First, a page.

Why use tail lamps when working tail lights are available?

Discussion in 'Traction & Rolling Stock' started by GM228, 10 Aug 2015.

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  1. D6975

    D6975 Established Member

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    In Ireland even light engines used to carry two tail lamps, so they had 4 red lights showing. Here is 232 coming down to Heuston from Inchicore in 1995
     

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  2. GM228

    GM228 Member

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    This was due to a rule requiring all trains have two steady lit tail lamps/lights, as the majority of locos didn't have two tail lights fitted (most only had one) a specific rule also noted that all locos must have two portable tail lamps when running light, it was never amended when the 201s were delivered with two tail lights and so it applied to them also. Eventually all locos were modified with two tail lights and this practice stoped.
     
  3. 33056

    33056 Established Member

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    That is a portable headlight which is authorised to be used if the built-in one fails or if there isn't a headlight, like steam locos for example.
     
  4. 455driver

    455driver Veteran Member

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    Deleted!
     
    Last edited: 19 Aug 2015
  5. headshot119

    headshot119 Established Member

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    Pacers don't have a remote supply so your explanation is the most likely.

    Not much difference between 75 top speed and 70 because of a portable head lamp.
     
  6. Crossover

    Crossover Established Member

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    That would be my guess, but it was last year so I cannot recall, and it came through at a fair pace so I wouldn't have been able to tell if the engine was out (above the noise of the 185 behind it on pl 16, too)

    In such situations, how does the cab function if there is no power for anything else?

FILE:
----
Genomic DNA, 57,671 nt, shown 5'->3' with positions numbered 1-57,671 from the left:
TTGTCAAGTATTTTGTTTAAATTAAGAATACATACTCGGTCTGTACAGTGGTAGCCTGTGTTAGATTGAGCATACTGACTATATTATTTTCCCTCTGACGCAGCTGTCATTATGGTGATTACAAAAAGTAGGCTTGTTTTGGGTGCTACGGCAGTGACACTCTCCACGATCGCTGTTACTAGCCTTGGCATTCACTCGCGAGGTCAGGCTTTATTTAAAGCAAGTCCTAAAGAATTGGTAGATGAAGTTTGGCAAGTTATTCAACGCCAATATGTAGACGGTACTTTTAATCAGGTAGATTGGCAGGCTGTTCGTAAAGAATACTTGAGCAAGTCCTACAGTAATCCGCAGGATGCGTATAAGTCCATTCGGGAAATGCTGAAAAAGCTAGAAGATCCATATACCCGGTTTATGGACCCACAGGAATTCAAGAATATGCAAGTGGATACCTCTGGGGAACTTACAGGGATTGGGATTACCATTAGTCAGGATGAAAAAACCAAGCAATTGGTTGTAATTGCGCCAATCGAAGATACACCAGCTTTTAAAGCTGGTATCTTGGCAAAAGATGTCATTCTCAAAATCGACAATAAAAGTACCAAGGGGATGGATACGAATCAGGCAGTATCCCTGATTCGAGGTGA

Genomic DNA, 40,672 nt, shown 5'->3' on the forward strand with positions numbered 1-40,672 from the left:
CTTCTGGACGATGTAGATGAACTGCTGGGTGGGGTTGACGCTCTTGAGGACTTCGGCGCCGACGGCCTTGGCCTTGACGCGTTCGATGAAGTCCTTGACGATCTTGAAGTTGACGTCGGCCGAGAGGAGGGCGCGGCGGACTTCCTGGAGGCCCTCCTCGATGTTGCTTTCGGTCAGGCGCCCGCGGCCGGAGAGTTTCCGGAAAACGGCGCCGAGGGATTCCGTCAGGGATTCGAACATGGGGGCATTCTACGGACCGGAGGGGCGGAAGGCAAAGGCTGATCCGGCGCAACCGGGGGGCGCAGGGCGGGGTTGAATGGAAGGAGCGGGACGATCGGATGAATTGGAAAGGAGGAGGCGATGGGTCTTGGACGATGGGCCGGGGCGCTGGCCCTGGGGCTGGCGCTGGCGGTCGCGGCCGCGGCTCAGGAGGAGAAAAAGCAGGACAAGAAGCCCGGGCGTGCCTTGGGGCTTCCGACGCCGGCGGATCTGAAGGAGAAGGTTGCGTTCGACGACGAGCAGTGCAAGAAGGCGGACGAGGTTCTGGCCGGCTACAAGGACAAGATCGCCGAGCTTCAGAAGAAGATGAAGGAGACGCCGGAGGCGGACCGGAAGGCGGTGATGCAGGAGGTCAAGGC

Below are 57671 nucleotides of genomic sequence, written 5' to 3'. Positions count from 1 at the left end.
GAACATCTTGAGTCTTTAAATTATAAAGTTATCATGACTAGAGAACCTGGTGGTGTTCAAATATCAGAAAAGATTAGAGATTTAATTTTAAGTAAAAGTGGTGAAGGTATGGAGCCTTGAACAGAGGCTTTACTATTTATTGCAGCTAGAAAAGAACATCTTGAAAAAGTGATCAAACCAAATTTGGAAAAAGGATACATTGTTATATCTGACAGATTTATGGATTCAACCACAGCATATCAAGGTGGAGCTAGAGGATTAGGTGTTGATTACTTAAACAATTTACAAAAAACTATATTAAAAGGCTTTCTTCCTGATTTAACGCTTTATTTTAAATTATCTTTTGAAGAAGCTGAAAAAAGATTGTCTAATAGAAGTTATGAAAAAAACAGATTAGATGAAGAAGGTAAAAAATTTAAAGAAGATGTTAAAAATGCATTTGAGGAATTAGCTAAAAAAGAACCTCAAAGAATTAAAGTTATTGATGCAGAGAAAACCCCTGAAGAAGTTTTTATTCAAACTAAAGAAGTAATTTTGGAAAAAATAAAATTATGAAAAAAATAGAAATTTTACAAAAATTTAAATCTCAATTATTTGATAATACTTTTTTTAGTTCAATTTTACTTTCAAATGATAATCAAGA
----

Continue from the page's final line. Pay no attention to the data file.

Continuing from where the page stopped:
7. headshot119

    headshot119 Established Member

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    You have two sets of batteries.

    Auxiliaries power things like the lights, and don't have a remote supply if they go flat.

    The desk is controlled from the main batteries.
     
  8. mainframe444

    mainframe444 Member

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    As you say, a tail lamp is used when the locomotive is shut down, to avoid flattening the batteries.

    On a class 37 (and I think a 31) the tail light switch in the cab actually turns on the tail light at the opposite end of the loco. This I think is a throwback to when a loco would be detached from a train, it meant that the driver could turn on his tail lights and drive away without having to get in the other end.

    In the case here, a driver has to get out of the cab and check that the tail light is lit before changing ends, so its probably easier to leave the cab he has arrived in, hang a portable tail light on the back of the loco, noting that it is working, than going to the cab nearest the train, turning on the tail light, and then walking to the back of the train again to check the lamp is lit.


    MainFrame
     
  9. 33056

    33056 Established Member

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    Definitely the same on a class 31; working an AB signal box many years ago I saw a class 31 slowly approaching with red lights on the front so did what we often did back then and leaned out of the box holding the bardic lamp and pointing at it. The driver acknowledged with a "thumbs up" so I was a bit surprised when the loco stopped in the adjacent platform and the driver got out and went into the rear cab. On mentioning this later to one of my driver friends they explained that was how the tail lamps were set up which I thought was a bit strange at the time (late 1980s)
     
  10. Crossover

    Crossover Established Member

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    Ah OK - thanks for that. presumably, then, if the main batteries also went flat, the unit would be a little stuck?
     
  11. GB

    GB Established Member

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    Simple answer is if its within the cab its less likely to get pinched by the locals or indeed other operators....and yes, that does happen from time to time...and no, there is no rule against it.
     
    Last edited: 21 Aug 2015
  12. TDK

    TDK Established Member

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    It prevents the spotters nicking them
     
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